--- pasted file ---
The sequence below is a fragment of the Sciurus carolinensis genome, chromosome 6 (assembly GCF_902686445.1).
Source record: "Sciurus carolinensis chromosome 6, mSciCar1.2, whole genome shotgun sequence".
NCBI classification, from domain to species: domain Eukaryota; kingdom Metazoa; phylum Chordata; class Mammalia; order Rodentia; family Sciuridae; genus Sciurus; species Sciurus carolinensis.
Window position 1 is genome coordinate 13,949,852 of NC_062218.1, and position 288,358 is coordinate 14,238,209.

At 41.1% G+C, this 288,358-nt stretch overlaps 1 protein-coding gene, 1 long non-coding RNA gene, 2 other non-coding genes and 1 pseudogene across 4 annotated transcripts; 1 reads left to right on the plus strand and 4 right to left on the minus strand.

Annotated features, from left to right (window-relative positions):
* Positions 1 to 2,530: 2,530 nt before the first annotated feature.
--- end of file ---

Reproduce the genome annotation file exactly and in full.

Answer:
The sequence below is a fragment of the Sciurus carolinensis genome, chromosome 6 (assembly GCF_902686445.1).
Source record: "Sciurus carolinensis chromosome 6, mSciCar1.2, whole genome shotgun sequence".
NCBI classification, from domain to species: domain Eukaryota; kingdom Metazoa; phylum Chordata; class Mammalia; order Rodentia; family Sciuridae; genus Sciurus; species Sciurus carolinensis.
Window position 1 is genome coordinate 13,949,852 of NC_062218.1, and position 288,358 is coordinate 14,238,209.

At 41.1% G+C, this 288,358-nt stretch overlaps 1 protein-coding gene, 1 long non-coding RNA gene, 2 other non-coding genes and 1 pseudogene across 4 annotated transcripts; 1 reads left to right on the plus strand and 4 right to left on the minus strand.

Annotated features, from left to right (window-relative positions):
* Positions 1 to 2,530: 2,530 nt before the first annotated feature.